Pope Francis on Monday met with representatives of a top Italian investment bank, the Cassa Depositi e Prestiti, which is controlled by the Italian Ministry of Economy and Finance.

In his address, the pontiff said that “Christian thought is not opposed in principle to the prospect of profit; however, it is opposed to profit at any cost, the profit that forgets people, enslaves them, reduce them to a thing among things, part of a process they cannot control in any way nor cannot oppose in any way.”

Francis reminded the managers and staff of the investment bank, which is celebrating 170 years since its foundation, that the social doctrine of the Church proposes a vision that, whilst acknowledging the just remuneration of resources, urges investors to also fund initiatives that favour social and collective advancement.

In light of the coronavirus emergency, the Pope is aware that it is necessary to set out certain lines of development.

“Let us are think about the challenges produced in the social and economic field by the serious pandemic still in progress, trends with significant repercussions, such as the decline of some forms of production, requiring a renewal or radical transformation.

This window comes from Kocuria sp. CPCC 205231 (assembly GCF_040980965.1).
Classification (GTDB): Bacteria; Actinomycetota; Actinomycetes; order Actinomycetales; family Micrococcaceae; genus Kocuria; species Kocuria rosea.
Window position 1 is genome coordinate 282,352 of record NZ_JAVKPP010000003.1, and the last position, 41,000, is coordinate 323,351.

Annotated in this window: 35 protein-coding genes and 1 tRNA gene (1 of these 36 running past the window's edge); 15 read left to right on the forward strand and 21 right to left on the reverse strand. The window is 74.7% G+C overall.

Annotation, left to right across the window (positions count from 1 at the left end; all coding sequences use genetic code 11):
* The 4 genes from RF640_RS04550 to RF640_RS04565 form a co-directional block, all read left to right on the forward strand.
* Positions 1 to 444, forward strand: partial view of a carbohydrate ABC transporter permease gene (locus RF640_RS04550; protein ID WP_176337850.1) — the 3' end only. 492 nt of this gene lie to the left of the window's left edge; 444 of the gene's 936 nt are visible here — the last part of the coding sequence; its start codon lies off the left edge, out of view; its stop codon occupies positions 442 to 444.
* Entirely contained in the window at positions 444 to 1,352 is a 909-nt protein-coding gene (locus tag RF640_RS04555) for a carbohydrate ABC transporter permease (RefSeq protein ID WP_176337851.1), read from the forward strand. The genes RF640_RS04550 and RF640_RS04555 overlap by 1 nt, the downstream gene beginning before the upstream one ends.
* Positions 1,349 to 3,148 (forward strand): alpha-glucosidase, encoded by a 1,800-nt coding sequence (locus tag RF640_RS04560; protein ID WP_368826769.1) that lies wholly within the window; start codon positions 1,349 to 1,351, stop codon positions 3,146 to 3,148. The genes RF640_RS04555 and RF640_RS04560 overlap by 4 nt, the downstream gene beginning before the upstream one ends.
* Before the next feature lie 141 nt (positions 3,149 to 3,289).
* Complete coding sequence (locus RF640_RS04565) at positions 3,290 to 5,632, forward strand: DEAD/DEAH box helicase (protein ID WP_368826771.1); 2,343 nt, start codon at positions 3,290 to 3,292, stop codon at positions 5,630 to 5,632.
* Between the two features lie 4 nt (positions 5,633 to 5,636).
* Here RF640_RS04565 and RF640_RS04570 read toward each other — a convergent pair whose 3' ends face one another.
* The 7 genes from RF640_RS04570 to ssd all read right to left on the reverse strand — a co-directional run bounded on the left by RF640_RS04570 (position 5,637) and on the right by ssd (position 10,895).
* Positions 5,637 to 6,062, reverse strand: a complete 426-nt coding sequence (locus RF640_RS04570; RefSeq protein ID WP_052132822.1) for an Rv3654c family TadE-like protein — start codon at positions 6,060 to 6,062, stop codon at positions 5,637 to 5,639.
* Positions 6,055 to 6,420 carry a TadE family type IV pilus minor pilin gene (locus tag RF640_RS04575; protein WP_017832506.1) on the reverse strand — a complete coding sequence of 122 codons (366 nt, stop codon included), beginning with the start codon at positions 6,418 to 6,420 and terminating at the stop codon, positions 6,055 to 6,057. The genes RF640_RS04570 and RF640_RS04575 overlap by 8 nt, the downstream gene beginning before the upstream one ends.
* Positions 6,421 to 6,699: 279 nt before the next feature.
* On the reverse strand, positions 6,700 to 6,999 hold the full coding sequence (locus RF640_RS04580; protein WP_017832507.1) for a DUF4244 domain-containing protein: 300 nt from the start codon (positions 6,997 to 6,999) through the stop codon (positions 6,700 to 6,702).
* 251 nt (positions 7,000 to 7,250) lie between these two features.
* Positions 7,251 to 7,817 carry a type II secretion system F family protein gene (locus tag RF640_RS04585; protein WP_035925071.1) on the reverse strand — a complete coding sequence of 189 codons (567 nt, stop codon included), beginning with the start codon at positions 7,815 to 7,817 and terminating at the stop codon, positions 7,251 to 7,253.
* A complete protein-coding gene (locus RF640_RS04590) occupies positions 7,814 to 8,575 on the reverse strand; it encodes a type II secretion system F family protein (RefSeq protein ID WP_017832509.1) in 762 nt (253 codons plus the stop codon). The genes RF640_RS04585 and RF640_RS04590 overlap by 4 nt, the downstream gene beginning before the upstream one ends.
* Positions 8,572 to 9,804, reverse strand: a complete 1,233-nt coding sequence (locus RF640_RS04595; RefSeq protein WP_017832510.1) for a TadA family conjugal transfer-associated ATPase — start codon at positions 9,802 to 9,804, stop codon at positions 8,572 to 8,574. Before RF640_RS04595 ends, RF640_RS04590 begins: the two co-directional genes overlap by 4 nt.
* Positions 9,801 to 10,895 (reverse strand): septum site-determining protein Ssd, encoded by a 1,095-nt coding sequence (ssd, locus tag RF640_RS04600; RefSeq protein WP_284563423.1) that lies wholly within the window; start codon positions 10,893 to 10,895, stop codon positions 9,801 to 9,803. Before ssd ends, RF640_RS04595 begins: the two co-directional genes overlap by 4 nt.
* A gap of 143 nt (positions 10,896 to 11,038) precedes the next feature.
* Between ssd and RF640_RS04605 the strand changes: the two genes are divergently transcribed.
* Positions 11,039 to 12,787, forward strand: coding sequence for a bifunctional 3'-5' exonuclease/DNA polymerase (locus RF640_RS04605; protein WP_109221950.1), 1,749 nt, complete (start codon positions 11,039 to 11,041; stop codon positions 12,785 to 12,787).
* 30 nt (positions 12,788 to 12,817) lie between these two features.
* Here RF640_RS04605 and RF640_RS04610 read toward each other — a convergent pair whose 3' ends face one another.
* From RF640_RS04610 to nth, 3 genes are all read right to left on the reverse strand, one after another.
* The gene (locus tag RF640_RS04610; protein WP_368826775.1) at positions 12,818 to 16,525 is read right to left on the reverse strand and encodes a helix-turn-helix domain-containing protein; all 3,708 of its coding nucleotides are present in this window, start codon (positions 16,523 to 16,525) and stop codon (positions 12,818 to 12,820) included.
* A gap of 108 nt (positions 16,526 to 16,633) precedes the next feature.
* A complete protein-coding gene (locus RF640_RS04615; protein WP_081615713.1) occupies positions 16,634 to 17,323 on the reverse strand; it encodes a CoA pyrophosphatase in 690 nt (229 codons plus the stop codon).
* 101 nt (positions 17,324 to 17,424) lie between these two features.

“Let us think about the changes that have occurred in the way goods are bought and sold, with the risk of concentrating exchanges and businesses in the hands of a few global entities.”

Faced with such risks, it is necessary not to give in to corruption but to maintain a “fair and clear conduct” in the management of business.

“It is a question,” noted the Pope, “of identifying and courageously pursuing lines of intervention that are respectful, indeed supportive of the human person and society.”

“In exercising one’s responsibilities, it is necessary to know how to distinguish good from evil. In fact, even in the field of economics and finance, the right intention, transparency and the search for good results are compatible and must never be separated.”